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US Diplomat Urges China to Release Jailed American Businessman


The U.S. ambassador to China, Clark Randt, says he hopes Chinese authorities will soon release Jude Shao, an American businessman serving a 16-year prison sentence for alleged tax fraud.

The U.S. ambassador traveled to Shanghai Friday, after Chinese authorities granted him permission to visit American Jude Shao. He has been jailed since 1998 on allegations that he engaged in tax fraud related to his medical equipment export business.

Shortly after visiting Mr. Shao in prison, Ambassador Clark Randt issued a statement saying he is "very hopeful" that Chinese authorities will release the businessman soon on medical parole. Mr. Shao's family says he is suffering from a heart condition, and has complained of meager food rations in prison.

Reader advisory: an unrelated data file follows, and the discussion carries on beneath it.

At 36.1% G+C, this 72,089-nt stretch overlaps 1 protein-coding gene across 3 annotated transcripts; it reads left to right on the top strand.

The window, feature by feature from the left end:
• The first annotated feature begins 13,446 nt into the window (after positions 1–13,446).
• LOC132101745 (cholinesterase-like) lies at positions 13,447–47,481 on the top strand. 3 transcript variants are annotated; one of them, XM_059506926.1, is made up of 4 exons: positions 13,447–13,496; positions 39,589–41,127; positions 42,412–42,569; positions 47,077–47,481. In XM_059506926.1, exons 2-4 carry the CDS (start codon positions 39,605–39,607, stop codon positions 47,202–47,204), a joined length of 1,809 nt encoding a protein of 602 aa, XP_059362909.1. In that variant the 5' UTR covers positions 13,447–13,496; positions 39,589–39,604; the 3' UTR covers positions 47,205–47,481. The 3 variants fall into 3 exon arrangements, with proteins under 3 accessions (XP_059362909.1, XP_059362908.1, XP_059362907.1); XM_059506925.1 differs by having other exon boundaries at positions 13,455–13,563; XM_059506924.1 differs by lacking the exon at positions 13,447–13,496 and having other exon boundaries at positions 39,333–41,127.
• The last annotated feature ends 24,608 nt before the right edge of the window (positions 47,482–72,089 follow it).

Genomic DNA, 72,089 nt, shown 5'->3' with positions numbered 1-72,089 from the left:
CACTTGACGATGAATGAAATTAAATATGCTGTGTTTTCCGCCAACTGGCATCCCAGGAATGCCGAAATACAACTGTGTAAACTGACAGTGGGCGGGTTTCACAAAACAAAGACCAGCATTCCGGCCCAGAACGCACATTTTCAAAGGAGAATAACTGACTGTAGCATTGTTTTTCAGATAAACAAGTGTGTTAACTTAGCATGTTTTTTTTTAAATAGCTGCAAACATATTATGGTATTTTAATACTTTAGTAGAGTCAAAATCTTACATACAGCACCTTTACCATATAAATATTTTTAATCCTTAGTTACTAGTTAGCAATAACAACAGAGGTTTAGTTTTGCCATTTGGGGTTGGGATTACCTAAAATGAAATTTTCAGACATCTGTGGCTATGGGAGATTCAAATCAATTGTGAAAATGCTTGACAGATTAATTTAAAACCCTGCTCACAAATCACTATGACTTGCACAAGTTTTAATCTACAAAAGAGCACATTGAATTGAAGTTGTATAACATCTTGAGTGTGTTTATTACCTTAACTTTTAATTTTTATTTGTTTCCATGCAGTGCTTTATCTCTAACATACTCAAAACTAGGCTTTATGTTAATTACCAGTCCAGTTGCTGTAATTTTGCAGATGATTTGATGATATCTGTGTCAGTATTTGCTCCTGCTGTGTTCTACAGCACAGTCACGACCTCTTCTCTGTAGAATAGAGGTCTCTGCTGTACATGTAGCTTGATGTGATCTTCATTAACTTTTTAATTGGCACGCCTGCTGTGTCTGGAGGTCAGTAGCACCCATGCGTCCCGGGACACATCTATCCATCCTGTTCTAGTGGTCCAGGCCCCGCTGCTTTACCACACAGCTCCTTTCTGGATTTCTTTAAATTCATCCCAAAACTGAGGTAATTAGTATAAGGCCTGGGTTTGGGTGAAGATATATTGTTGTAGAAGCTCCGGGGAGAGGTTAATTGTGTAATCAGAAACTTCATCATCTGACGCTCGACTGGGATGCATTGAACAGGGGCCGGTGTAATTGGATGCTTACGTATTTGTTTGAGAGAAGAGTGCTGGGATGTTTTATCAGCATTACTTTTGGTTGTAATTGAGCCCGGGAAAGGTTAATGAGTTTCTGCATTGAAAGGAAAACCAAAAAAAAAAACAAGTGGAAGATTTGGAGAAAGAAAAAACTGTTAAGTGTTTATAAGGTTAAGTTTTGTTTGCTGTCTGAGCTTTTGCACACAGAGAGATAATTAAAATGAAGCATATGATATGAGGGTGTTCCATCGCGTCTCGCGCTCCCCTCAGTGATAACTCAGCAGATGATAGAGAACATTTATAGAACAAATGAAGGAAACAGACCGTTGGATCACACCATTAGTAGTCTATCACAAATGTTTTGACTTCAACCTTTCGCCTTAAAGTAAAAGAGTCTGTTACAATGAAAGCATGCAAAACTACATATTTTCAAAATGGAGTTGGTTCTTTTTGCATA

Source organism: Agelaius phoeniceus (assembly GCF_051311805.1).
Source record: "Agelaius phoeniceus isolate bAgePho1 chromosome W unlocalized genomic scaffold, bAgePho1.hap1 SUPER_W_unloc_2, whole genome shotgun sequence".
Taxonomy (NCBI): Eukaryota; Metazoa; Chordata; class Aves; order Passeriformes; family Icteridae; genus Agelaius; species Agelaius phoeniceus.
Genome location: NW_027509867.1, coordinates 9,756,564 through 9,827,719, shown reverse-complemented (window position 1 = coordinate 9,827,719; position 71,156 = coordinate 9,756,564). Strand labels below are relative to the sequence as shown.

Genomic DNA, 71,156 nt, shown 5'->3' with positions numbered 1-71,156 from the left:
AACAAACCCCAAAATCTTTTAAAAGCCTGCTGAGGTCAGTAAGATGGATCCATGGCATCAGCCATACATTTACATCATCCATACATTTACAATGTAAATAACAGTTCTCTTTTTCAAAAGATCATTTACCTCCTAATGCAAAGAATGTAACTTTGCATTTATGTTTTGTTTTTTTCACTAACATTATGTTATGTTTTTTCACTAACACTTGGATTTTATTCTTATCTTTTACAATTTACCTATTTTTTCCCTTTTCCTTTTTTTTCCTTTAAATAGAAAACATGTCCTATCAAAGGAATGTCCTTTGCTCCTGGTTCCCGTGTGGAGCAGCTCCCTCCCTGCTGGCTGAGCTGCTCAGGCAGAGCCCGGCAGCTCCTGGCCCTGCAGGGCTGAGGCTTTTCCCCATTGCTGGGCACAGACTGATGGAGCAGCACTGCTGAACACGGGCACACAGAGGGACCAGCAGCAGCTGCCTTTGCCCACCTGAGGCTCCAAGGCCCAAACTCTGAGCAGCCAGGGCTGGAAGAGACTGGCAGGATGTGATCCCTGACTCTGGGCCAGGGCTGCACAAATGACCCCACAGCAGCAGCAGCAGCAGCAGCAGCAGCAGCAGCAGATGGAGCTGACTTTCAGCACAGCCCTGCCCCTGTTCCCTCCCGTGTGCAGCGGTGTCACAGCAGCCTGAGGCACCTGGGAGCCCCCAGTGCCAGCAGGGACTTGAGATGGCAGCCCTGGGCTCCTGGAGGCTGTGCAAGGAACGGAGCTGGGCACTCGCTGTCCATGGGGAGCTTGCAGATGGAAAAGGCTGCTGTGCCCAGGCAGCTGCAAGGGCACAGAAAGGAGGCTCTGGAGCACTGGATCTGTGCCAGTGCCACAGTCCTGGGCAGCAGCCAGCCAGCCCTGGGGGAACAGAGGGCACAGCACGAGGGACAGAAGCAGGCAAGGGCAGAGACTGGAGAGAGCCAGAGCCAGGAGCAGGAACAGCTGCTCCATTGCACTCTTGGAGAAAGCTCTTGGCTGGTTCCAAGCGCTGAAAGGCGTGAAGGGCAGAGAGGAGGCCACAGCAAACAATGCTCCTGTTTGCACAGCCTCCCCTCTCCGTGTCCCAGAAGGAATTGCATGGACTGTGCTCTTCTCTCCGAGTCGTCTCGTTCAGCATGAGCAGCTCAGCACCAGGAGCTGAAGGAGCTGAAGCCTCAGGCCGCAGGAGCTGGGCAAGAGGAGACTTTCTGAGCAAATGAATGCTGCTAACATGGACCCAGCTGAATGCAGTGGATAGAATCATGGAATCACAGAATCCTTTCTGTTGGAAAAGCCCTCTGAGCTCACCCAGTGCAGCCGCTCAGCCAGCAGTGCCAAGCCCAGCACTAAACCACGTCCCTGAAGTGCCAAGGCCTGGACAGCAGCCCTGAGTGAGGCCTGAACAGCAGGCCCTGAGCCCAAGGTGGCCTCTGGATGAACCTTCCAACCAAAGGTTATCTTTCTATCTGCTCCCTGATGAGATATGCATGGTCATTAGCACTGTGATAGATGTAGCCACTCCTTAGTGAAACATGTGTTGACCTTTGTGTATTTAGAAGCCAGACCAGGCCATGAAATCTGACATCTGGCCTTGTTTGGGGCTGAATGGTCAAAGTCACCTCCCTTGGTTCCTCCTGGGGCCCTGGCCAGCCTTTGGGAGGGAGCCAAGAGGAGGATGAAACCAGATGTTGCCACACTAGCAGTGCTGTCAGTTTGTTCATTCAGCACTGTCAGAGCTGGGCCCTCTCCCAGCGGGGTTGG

Mr. Shao's friends and business associates in the United States have organized an effort to push for his release. On their Internet site, they say police arrested Mr. Shao after he refused to comply with Chinese agents, who demanded bribes from him.

They say he was kept incommunicado for more than two years before he was sentenced.

Human rights advocates call the sentence excessive, and question the legality of his arrest. Nicholas Becquelin of the Human Rights in China group in Hong Kong says the U.S. call for his release on medical grounds may give the Chinese authorities a chance to neutralize allegations that this is an infringement of human rights, this time involving a foreign investor.

"There can only be a diplomatic and political solution to the case, and one that allows the Chinese government and the courts not to lose face, and not to admit that they made a mistake, or that the person was prosecuted with other motives than just tax evasion," said Nicholas Becquelin. "It's a bit of a bargain[ing] chip in the larger diplomatic relations."

U.S. consular officials have regularly checked on Mr. Shao. However, the visit by the ambassador underscored the importance that the United States government has given to his case, which has prompted inquiries from members of Congress.

Officials with China's Foreign Ministry on Friday said they had "taken notice" of Mr. Randt's visit to the prison Friday.

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